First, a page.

The internet: it's popular

  • Digital
  • April 26, 2010
  • Ben Fahy
The internet: it's popular

In case you hadn't noticed, that digital internet thingee has become relatively popular of late. And the second bi-annual survey by AUT's institute for culture, discourse and communication (ICDC), along with a few other esteemed research outfits, have offered up a range of percentages to prove it. 

Professor Allan Bell, director of ICDC, says the results of the survey of more than 1200 Kiwis shows the internet is now pretty much  all-pervasive and New Zealand has reached a point where there is now no 'typical user'.

"In two years, broadband usage has jumped to over 80 percent of users, taking internet presence over a threshhold, which makes it an established part of most New Zealander's lives."

The World Internet Project first collected internet user data in 2007 and, after the second round last year, is now able to map some of the trends in New Zealand.

"The social, economic and cultural barriers than existed previously with internet use are gradually diminishing as more New Zealanders incorporate the technology into their lives in new and different ways," Prof Bell says. "These changes are not happening overnight and are somewhat reliant on advances in technology, such as faster broadband speed or internet access via mobile phones."

Some of the report's findings:

  • The number of internet users rose from 79 percent in 2007 to 83 percent in 2009.

  • Broadband usage jumped to 82 percent compared with 67 percent in 2007.

  • 18 percent of people access the internet from mobile phones (up from seven percent in 2007).

  • Two thirds of users said the internet was so important to their every day lives that losing access to it would be a problem.

  • Nearly half of all users are members of social networking sites and Facebook is most common.

  • Asian New Zealanders had the highest level of internet use at 97 percent, while Maori, Pasifika and Pakeha hovered around the 80 percent mark.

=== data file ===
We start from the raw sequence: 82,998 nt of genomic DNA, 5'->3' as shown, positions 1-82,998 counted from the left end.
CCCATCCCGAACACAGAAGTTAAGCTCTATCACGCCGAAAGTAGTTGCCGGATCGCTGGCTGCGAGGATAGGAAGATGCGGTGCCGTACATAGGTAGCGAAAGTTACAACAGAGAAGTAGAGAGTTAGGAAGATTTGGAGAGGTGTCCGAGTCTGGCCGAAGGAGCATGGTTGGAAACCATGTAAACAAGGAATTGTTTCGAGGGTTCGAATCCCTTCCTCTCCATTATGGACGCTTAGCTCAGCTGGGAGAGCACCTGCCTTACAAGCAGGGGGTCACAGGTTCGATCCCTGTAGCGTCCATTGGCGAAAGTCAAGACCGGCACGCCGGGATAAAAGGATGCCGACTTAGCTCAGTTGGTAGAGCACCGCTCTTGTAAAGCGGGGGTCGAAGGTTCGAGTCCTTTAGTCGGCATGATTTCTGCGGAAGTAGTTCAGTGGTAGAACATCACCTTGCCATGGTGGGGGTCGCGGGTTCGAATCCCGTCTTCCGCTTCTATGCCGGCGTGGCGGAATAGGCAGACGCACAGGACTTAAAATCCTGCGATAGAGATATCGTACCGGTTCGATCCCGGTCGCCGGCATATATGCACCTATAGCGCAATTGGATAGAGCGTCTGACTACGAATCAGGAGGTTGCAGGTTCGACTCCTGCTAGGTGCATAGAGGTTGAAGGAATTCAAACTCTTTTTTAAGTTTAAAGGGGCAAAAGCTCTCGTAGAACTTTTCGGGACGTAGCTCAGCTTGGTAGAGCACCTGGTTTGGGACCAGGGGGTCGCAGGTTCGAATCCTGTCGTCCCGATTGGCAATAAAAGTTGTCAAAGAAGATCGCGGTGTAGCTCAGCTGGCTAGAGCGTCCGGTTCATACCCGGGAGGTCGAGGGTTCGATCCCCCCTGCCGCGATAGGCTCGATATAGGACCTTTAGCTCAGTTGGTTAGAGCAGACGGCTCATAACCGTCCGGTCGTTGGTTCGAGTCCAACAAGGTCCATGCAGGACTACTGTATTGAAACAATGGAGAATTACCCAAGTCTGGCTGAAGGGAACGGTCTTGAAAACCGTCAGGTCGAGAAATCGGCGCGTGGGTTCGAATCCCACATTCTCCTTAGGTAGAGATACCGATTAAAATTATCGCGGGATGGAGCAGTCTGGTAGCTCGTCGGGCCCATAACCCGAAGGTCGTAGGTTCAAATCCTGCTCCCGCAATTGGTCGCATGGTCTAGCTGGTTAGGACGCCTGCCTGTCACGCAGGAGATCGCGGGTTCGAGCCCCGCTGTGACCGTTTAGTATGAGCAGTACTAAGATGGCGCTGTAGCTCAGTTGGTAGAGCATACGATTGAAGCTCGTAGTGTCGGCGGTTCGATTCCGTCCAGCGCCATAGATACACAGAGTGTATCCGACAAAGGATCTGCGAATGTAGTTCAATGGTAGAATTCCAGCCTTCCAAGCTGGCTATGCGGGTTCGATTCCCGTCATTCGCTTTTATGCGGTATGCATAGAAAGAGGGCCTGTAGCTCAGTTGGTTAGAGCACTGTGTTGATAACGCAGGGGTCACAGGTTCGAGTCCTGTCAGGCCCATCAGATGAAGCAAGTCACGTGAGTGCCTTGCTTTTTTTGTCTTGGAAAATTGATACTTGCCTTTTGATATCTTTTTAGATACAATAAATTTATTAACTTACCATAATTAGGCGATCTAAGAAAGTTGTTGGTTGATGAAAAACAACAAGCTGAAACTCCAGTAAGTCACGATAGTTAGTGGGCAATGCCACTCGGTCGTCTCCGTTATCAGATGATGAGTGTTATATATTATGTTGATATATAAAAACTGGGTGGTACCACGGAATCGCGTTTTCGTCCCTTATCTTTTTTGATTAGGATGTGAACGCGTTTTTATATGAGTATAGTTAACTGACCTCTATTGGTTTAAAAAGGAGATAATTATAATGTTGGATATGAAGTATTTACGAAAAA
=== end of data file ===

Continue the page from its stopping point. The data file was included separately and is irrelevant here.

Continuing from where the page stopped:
• Males and females used the internet equally.

Statistics New Zealand also released its information and communications technology report for 2009 recently, which revealed similar trends, with one of the most striking statistics being that 43 percent of the New Zealanders surveyed had made an online purchase in 2009, up from 29 percent in 2006. And Nielsen's latest Online Retail Report also warmed the cockles of Kiwi onliners, showing that most of the online purchasing is being done through local sites.

Of course, this upswing in users is reflected in the upswing in online advertising, the only sector to record an increase in ad revenue last year. But while the industry is most definitely growing, there's still plenty of contention within it about the best way to measure the effectiveness of advertising or the eyeballs, as can be seen from the slew of enlightening digi-comments that flowed after we published this story last week.

This is a community discussion forum. Comment is free but please respect our rules:

  1. Don’t be abusive or use sweary type words
  2. Don’t break the law: libel, slander and defamatory comments are forbidden
  3. Don’t resort to name-calling, mean-spiritedness, or slagging off
  4. Don’t pretend to be someone else.

If we find you doing these things, your comments will be edited without recourse and you may be asked to go away and reconsider your actions.
We respect the right to free speech and anonymous comments. Don’t abuse the privilege.

Whittaker's divides the court of public opinion – but all for a good cause

  • Advertising
  • February 22, 2019
  • Caitlin Salter
Whittaker's divides the court of public opinion – but all for a good cause

On Monday, Whittaker’s launched its latest novelty chocolate-lolly mash up with a chocolatey answer to retro bakesale treat coconut ice. The Coconut Ice Surprise chocolate has a twist though, 20c from each block goes to Plunket – a charity which New Zealanders agree is a worthy cause. However, to relate the chocolate to the charity, Whittaker's has built the campaign around baby gender reveal parties, causing a backlash from the public who argue gender norms have expanded beyond blue for boys and pink for girls.

Read more
Next page
Results for

StopPress provides essential industry news and intelligence, updated daily. And the digital newsletter delivers the latest news to your inbox twice a week — for free!

©2009–2019 ICG Media. All rights reserved.
Use of this site constitutes acceptance of our Privacy policy.


Contact Vernene Medcalf at +64 21 628 200 to advertise in StopPress.

View Media Kit